Google Mobile Search Options, PDF Quick View in Search

By Clint Boulton  |  Posted 2009-10-08 Print this article Print

Google late yesterday rolled out some fine new search features: Google Search Options for Apple's iPhone, Android and Palm WebOS smartphones and quick view of PDFs in Google search.

The mobile Search Options are versions of the search filter and refinement tools Google rolled out first in May and expanded last week.

Available in the U.S. on iPhone, Android and Palm WebOS devices, the mobile Search Options lets users narrow searches by past day, week, year, or even in a specific date range. Users can also search forums, reviews, video or blogs.

Reza Ziaei, software engineer for Google's Mobile team, noted:

For example, suppose you are shopping at a store for a camera, and you would like to see what users have been saying about a specific model within the past week. You can do this simply by searching for the name of the product. Then, on the search results page, use "Options" to filter by "Forums" and refine further by choosing "Past week".

Here's what the Search Options look like on a mobile phone.

Mobile search options 1.png mobile search options 2.png

mobile search options 3.png mobile search options 4.png

Remember, Google sees mobile as the key to its advertising future, so it wants to make sure that we're all as comfortable searching Google from our mobile devices as we are searching Google from our desktops.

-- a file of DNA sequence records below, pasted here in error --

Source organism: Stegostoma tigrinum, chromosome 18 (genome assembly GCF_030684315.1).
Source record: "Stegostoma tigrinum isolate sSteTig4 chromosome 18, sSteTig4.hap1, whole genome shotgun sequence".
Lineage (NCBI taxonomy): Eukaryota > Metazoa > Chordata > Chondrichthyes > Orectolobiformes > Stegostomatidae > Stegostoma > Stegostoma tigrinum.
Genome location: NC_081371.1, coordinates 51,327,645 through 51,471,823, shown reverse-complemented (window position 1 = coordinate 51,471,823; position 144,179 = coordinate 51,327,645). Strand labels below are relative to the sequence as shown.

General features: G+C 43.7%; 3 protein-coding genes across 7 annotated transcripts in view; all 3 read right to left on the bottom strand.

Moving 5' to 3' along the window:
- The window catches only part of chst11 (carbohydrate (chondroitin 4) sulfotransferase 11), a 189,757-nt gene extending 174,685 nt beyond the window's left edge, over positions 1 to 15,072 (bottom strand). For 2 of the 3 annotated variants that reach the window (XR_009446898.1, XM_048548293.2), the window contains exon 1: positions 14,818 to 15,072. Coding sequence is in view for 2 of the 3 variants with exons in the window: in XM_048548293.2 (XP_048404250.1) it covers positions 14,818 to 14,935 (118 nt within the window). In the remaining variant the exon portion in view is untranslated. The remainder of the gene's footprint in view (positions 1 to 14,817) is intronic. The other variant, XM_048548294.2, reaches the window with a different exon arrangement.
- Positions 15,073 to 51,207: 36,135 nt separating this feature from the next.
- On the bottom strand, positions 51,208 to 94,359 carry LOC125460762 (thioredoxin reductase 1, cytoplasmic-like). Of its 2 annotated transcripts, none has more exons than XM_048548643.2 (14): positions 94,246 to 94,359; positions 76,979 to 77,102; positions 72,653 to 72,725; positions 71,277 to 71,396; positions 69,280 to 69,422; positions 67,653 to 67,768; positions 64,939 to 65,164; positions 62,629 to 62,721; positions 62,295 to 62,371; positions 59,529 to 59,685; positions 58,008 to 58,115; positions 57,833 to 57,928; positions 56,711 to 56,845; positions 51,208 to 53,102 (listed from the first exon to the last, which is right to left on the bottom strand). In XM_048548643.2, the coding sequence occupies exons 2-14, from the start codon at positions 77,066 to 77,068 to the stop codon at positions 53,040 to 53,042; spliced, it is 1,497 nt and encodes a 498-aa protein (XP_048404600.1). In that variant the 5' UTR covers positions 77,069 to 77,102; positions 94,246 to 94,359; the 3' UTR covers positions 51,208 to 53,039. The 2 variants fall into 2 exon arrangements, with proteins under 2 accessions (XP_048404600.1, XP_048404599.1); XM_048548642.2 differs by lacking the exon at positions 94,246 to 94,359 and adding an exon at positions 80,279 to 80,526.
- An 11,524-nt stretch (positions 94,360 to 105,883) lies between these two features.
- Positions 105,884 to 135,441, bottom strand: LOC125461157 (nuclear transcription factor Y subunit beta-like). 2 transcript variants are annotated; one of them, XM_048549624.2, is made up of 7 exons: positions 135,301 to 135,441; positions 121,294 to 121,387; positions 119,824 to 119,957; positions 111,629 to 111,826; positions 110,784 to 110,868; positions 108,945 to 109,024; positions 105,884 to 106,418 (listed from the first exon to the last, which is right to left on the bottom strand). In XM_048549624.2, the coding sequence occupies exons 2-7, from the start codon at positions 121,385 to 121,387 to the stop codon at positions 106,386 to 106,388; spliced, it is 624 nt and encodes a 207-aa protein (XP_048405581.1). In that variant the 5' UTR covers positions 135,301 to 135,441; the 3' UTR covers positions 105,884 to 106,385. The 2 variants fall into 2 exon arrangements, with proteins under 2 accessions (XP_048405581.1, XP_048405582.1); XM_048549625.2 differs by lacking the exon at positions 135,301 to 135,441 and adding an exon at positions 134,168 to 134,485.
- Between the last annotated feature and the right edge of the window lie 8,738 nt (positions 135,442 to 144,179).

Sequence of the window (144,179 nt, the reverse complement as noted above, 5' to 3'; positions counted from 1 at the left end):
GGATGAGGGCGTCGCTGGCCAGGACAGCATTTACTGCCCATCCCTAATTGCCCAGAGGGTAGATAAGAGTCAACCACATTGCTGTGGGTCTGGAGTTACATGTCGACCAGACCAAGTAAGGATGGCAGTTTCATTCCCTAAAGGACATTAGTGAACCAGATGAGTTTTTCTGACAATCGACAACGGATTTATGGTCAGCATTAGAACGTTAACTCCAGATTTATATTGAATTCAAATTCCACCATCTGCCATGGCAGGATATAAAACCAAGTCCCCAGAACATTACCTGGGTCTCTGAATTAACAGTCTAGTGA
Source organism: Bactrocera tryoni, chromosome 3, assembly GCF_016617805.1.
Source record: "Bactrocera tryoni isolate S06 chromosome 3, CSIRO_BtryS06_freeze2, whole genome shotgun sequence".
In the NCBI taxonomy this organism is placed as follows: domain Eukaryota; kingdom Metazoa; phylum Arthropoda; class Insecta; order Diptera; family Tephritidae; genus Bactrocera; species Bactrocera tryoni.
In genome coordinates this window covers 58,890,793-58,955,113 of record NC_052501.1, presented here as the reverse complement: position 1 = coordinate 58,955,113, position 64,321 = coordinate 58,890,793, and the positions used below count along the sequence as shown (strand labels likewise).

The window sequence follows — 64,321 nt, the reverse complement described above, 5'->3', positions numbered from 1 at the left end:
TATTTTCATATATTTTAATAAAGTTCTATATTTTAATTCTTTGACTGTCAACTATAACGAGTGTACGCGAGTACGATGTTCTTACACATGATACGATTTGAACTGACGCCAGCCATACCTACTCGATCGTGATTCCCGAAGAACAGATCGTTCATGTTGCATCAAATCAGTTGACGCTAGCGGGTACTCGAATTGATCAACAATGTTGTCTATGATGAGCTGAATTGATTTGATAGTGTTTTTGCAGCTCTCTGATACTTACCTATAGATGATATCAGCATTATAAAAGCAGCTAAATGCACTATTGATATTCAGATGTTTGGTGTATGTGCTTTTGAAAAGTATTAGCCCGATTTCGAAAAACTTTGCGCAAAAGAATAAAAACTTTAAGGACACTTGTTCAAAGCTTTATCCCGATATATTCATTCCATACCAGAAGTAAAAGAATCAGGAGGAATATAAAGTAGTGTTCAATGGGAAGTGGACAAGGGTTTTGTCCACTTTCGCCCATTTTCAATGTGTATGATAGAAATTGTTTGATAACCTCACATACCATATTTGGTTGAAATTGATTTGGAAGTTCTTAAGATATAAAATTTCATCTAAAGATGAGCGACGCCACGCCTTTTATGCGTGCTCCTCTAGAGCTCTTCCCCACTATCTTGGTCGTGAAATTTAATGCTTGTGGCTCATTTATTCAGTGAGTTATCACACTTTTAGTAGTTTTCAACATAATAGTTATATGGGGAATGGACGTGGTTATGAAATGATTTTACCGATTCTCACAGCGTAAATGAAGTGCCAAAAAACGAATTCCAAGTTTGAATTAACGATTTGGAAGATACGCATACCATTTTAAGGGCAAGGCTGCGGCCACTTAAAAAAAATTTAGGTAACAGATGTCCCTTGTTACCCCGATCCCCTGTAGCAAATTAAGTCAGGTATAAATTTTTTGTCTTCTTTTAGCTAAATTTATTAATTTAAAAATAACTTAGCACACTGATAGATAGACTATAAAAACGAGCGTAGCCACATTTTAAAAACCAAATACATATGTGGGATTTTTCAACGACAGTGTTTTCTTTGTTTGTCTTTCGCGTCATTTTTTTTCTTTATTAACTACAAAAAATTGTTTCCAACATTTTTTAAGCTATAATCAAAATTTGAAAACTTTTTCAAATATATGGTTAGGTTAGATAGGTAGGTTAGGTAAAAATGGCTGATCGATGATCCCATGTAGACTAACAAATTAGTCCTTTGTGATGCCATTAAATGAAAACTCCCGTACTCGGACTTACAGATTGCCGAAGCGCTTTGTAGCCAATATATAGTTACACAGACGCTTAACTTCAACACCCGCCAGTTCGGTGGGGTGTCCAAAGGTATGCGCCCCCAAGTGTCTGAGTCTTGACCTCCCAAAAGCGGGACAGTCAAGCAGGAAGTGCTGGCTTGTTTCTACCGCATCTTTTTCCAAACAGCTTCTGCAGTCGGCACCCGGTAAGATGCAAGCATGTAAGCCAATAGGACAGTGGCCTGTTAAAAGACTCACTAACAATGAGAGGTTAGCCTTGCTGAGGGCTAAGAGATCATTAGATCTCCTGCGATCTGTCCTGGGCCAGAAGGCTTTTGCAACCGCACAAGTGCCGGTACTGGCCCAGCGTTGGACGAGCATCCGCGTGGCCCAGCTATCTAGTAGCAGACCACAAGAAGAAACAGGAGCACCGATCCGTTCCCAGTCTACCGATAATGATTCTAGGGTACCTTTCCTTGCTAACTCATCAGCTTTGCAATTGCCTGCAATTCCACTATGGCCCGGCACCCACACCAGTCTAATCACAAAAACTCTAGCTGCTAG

Speaking of comfort in search, if you've ever searched for tax forms before, you know you get PDF forms as results. But these can be painful to use because you need to download them and open them in a separate viewing window. Google created a "View as HTML" option, but this lost some of the formatting, crimping the user experience.

To assuage these form search pains, Google added the ability for users to search for tax and other forms and documents in PDFs and view those in HTML by clicking a button. The Quick View renders the form right in Google Docs.

This Quick View, based on the same technology applied to Google Gmail and Google Docs last year, now appears at the end of the second line of the result, underneath the title, in roughly half of the PDFs in Google's search index.

Here is what I found when I searched for W3 forms:

Quick View Tax.png

This is what I saw when I clicked on Quick View; the form rendered right in Google Docs:

quick view tax 2.png

This will get more people to use Google Docs without them even knowing it. Who knows where this can lead? More adoption of Google Docs?

Perhaps. Smart thinking, Google. |

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